With a surface area of 129,494 km2, Nicaragua is the largest country in Central America. It has two coastlines, the Pacific Ocean to the west and the Caribbean Sea to the east. Nicaragua has a tropical climate on the coastal plains, and a cooler climate in the mountainous regions in the north. The Pacific coast is bordered by a chain of volcanoes, some of which are still active. Nicaragua has two substantial freshwater reserves: lakes Cocibolca and Xolotlan. The country lies in an active tectonic zone, making it vulnerable to earthquakes, with the Caribbean coast exposed to hurricanes.
The population of Nicaragua has topped six million and, owing to the country’s geographic profile, a substantial proportion of the inhabitants is concentrated in the Pacific region. 60% of the population lives in urban areas; it is also very diverse, and over 50% of inhabitants are aged under 24.
Nicaragua was colonised by Spain in 1524 and won independence in 1821. After forming part of the United Provinces of Central America, it became a sovereign republic in 1854. Its history was marked from the beginning by military interventions by the United States, especially due to the potential for building a canal between the two oceans. The country has also been troubled by lengthy military dictatorships; the last, dominated by the Somoza family, ended in July 1979 with the symbolic victory of the revolution led by the FSLN (Frente Sandinista de Liberación Nacional).
After 1979 Nicaragua was led by the FSLN and its leader Daniel Ortega. The country experienced a difficult period with a US embargo and the internal war with the “Contra” financed by the United States. The elections in 1990 were won by Violeta Chamorro and paved the way to gradual stabilisation with free elections and political alternation. After 15 years in opposition, the FSLN returned to power in 2006. The next presidential elections will be held in November 2016.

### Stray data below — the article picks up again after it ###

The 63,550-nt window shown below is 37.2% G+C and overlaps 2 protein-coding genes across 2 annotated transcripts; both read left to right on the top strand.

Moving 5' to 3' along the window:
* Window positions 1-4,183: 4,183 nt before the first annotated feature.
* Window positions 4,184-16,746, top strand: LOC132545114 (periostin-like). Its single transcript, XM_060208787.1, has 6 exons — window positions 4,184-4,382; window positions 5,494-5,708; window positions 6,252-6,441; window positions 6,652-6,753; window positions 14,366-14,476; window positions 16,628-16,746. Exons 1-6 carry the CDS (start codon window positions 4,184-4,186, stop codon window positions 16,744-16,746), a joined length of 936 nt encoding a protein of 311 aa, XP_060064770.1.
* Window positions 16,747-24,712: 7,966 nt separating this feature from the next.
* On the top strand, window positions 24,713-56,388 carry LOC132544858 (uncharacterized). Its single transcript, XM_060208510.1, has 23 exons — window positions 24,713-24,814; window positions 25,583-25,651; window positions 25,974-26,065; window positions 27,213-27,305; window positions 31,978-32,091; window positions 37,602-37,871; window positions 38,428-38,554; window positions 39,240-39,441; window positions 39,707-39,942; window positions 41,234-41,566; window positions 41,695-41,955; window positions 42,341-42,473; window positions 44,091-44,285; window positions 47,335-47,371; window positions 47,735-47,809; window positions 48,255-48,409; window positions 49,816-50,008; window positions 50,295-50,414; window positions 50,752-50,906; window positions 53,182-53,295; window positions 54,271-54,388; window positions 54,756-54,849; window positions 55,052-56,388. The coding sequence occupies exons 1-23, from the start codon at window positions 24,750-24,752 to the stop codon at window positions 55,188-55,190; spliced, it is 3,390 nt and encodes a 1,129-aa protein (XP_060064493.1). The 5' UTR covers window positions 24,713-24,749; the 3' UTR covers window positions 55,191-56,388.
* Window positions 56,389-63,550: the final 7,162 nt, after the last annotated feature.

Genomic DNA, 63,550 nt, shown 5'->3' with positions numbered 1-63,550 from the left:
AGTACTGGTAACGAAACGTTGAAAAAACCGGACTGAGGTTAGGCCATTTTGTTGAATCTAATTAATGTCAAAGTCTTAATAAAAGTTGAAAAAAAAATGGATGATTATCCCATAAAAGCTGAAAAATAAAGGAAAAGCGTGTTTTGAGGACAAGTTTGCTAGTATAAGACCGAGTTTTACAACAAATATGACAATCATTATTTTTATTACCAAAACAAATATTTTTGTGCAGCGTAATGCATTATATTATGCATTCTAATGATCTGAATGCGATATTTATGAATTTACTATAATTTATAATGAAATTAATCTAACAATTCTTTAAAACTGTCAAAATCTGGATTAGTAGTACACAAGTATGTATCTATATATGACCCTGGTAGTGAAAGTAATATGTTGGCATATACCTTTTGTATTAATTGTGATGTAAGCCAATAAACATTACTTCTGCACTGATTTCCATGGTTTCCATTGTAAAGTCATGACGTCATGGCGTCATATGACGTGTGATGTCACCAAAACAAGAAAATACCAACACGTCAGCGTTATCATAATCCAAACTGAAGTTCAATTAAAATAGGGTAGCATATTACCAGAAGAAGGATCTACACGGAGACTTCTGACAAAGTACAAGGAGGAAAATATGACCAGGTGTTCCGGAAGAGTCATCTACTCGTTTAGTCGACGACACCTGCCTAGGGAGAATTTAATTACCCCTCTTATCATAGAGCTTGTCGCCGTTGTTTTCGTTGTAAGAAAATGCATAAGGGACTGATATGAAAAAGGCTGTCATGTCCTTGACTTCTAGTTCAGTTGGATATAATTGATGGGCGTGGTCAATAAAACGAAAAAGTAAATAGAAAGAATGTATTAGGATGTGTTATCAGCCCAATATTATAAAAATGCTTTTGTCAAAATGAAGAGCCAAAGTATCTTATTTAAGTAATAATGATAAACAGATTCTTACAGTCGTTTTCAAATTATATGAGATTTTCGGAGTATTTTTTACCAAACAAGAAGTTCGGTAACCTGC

Nicaragua is one of the poorest countries in Central America with a GDP of USD 1,904 per inhabitant in 2014. Agriculture, livestock, forestry and fishing account for 15% of GDP, trade 14.5% and manufacturing 13%. Beef, coffee, gold, sugar and peanuts represent 59% of total exports. Tourism is also an important source of foreign currency and accounts for 17% of exports. Approximately 9% of GDP is contributed by emigrants sending money back to their families.
Public spending on education represents 2.8% of GDP and on health 3.2%.
Furthermore, the economy of Nicaragua relies heavily on the informal sector, which employs 75% of the workforce, many of whom have not had the opportunity to finish the six years of compulsory primary education.
This is one of the reasons why the development cooperation work between Luxembourg and Nicaragua focuses on training, professional integration and the promising tourism sector. This policy makes it possible to develop training programmes with the assurance that they meet the needs of workers and businesses, and to strengthen economic activities linked to tourism, which can be considered a tool for local development (both in urban areas and rural regions).
There is a high incidence of poverty in Nicaragua (42.5% of the population were living under the poverty line in 2009) and there are still considerable inequalities (in 2010 the richest 20% of the population held 51% of the country’s revenues, whilst the poorest 20% held only 4.6%).
Working with a partner from China, Nicaragua recently embarked on a major project to construct a trans-oceanic canal that intends to rival the Panama Canal. However, the plans are arousing a great deal of controversy and opposition: whilst some view the scheme as an engine for the national economy, others see it as a threat to biodiversity and national sovereignty.
Nicaragua has been a partner country of the Luxembourg Development Cooperation since the 1990s, and a General Cooperation Agreement was signed in 2000. The first ICP was developed in 2003, which gradually led to more structured interventions. On signing the second ICP in 2007, training and vocational integration, tourism and health were identified as focal sectors, and remain so to this day.
The year 2014 saw new programmes being identified and the negotiation of an amendment that provides for the extension of ICP III over a three-year period to ensure the transition to a joint programming method with the European Union from 2018.